Thinking Differently About Social Security

Imagine how financial planning would be different if the sole focus was on accumulation of wealth while risks were ignored.  There would clearly be no need for insurance of any kind.  Disability insurance, umbrella insurance, and life insurance, as examples, would just be unnecessary expenses.  Individuals would borrow as much as possible to leverage their highly aggressive and concentrated investment portfolios. 

Thankfully, most people tend to wisely protect themselves from unwelcome outcomes by buying insurance, maintaining an emergency cash reserve, and diversifying their investments, as examples.  However, academic evidence demonstrates that most people tend to be under-protected from some of the key risks of retirement.  

For a 62 year-old entering retirement, the financial risks are very different from a 42 year-old supporting a family.  Two of the most important financial risks likely faced by the 42 year-old are death and disability.  As a result, insurance is commonly purchased to cover those risks.  Those same risks, however, are typically not financial risks for a 62 year-old entering retirement.  The retiree likely has no need for life insurance or disability insurance.  Instead, the risks have shifted and the following become three of the most important risks for the 62 year-old:   

1) Inflation Risk.  During the accumulation phase of life, most people have income or salary which is adjusted annually for inflation.  They also tend to have more invested in stocks, which act as an inflation hedge.  Finally, many individuals in the accumulation phase tend to have a fixed-rate mortgage which offers an inflation hedge as the debt can be paid off with cheaper dollars in an inflationary environment.  Alternatively, retirees tend not to have any of this inflation protection and so the threat of rising inflation and more expensive goods or services poses a serious risk.

2) Longevity Risk.  This is simply the risk that you outlive your retirement resources and is perhaps the greatest financial risk for many retirees.  

3) Sequence of Returns Risk.  Individuals who retired in 1999 or 2007 are likely well aware of this risk.  Specifically, weak equity markets early in retirement pose far greater problems for retirees than weak equity environments later in retirement.  

Addressing the Risks of Retirement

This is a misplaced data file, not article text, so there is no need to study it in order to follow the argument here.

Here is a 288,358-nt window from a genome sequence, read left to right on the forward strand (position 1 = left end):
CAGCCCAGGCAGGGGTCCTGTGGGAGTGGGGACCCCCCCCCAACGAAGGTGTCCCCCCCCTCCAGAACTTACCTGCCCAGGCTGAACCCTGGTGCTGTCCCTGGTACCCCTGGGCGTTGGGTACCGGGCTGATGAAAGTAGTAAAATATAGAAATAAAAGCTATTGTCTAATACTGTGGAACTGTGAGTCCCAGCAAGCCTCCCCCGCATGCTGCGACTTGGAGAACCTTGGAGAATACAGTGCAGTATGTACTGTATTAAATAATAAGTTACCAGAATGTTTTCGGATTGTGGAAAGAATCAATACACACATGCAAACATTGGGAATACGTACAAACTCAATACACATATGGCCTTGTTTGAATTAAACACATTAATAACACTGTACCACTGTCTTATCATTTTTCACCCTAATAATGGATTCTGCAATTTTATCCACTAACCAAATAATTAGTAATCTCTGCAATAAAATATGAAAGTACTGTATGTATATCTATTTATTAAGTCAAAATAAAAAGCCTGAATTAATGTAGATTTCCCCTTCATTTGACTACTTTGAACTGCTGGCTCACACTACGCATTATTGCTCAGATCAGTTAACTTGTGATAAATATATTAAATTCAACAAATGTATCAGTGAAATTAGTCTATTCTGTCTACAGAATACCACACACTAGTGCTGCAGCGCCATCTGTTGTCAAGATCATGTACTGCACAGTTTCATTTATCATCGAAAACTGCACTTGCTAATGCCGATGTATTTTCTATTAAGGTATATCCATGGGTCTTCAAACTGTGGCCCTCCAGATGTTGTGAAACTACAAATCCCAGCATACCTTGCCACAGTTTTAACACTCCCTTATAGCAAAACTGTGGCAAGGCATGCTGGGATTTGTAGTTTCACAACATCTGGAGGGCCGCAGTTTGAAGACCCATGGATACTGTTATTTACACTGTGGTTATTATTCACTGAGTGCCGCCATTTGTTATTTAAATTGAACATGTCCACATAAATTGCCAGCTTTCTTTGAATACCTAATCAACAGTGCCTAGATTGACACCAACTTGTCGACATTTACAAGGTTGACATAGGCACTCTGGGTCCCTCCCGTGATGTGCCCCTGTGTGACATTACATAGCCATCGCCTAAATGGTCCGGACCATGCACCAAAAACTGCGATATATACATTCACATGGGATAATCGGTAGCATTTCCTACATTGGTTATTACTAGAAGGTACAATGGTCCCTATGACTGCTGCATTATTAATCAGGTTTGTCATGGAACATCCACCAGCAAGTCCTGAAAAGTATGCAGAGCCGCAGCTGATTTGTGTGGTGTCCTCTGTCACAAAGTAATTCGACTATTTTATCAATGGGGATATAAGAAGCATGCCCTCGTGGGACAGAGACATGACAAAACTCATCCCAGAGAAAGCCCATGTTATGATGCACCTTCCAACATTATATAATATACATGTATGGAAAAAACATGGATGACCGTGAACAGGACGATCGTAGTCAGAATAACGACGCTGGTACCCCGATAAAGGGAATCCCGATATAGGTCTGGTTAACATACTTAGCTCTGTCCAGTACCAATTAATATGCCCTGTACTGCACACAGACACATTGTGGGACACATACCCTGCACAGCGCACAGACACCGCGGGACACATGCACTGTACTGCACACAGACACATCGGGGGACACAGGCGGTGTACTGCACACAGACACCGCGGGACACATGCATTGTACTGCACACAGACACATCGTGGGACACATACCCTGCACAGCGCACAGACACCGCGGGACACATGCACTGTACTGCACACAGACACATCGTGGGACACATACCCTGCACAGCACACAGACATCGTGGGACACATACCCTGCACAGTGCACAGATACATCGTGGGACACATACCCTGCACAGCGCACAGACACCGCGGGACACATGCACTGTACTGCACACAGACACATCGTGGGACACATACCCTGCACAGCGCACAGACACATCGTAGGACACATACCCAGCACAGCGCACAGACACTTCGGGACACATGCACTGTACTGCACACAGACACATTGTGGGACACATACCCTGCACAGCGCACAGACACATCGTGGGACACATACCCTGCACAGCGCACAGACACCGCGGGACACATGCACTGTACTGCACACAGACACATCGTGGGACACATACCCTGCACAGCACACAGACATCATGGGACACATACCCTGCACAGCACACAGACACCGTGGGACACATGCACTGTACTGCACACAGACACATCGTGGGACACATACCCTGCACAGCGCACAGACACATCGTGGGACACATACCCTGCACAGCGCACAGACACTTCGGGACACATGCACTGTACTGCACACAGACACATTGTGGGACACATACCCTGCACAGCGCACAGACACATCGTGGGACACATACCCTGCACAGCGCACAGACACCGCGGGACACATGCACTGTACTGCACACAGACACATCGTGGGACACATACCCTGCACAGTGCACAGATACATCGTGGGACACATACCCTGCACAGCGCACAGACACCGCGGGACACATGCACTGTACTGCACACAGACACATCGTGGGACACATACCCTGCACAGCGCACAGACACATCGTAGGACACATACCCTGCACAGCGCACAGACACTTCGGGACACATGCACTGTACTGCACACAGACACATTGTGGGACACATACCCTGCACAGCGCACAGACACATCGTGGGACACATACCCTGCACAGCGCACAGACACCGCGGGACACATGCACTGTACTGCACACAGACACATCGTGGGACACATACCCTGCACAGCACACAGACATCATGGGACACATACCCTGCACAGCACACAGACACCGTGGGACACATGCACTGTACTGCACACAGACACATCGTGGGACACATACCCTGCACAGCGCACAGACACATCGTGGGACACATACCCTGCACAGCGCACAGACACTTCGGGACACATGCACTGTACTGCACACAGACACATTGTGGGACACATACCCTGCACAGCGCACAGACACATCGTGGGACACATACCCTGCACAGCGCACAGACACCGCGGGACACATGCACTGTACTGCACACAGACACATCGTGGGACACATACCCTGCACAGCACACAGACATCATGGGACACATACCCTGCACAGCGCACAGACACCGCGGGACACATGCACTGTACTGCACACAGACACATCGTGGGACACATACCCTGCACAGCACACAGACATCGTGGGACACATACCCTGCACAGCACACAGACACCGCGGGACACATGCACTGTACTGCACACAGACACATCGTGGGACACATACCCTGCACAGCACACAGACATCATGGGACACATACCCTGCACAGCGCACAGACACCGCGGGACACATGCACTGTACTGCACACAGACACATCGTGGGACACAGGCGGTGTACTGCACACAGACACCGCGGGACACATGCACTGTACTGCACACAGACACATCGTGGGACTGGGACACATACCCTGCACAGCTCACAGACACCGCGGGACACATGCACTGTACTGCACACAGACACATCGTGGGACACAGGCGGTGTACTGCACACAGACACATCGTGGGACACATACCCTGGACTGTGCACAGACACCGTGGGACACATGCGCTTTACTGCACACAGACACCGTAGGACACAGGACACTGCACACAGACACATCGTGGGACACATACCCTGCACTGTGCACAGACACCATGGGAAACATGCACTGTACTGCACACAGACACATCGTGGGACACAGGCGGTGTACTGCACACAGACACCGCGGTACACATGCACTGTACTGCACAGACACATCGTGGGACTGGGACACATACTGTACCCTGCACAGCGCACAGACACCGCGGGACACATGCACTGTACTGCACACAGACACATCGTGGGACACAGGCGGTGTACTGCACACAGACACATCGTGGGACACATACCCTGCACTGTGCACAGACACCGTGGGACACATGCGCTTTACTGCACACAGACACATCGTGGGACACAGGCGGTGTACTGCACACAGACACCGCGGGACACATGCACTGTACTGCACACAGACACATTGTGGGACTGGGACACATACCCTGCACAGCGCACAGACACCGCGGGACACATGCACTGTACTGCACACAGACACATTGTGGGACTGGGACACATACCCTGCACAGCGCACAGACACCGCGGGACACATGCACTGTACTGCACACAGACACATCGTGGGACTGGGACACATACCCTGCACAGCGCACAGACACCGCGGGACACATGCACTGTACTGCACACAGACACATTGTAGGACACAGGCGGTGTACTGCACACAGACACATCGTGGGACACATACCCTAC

Most retirees tend to be aware of these retirement risks but may not do anything to seriously protect against them.  What if you were to employ a single strategy to mitigate these risks – what would it look like?  The best answer would likely be to purchase a single premium inflation-adjusted annuity from a financially strong provider.  The inflation-adjustments mitigate the risk of higher inflation.  The stable annuity payments reduce the risk of market volatility or getting a bad sequence of returns.  Finally, an annuity that pays benefits for a lifetime clearly mitigates the longevity risk.  In an ideal environment, you would add a strong survivorship feature to this annuity so that the surviving spouse would be provided for, as well.

If you are now under the false pretense that this is a sales pitch for annuities, read on.

Social Security Timing Decision

When evaluating Social Security payouts or pension payouts, many people tend to think in terms of the “crossover point” or “breakeven age”.  A simple calculation can be done to determine how long a single person needs to live to profit from claiming Social Security benefits, for example, at age 68 rather than 62.  The math for a married couple becomes a little more cumbersome but the same breakeven ages can be determined. 

So a retired woman might run the calculation and determine that she has to live to 82 years old to benefit from delaying Social Security benefits from 62 to 66.  Or the same woman might estimate a fixed life expectancy and then use this life expectancy assumption to determine the optimal Social Security claiming age.  There is nothing wrong with these calculations as they do provide useful information in a situation where this woman clearly has knowledge about health or family history that the Social Security Administration is ignoring.  However, thinking about the Social Security or a pension timing decision in this binary win or loss way is like living in that world where risks are ignored. 

Thinking Differently About Social Security

This brings us back to the idea of hedging the key risks of retirement.  Consider for a moment what Social Security really is.  Although some might contest this point, Social Security is a pre-paid inflation-adjusted annuity from the most financially secure insurance company on the planet.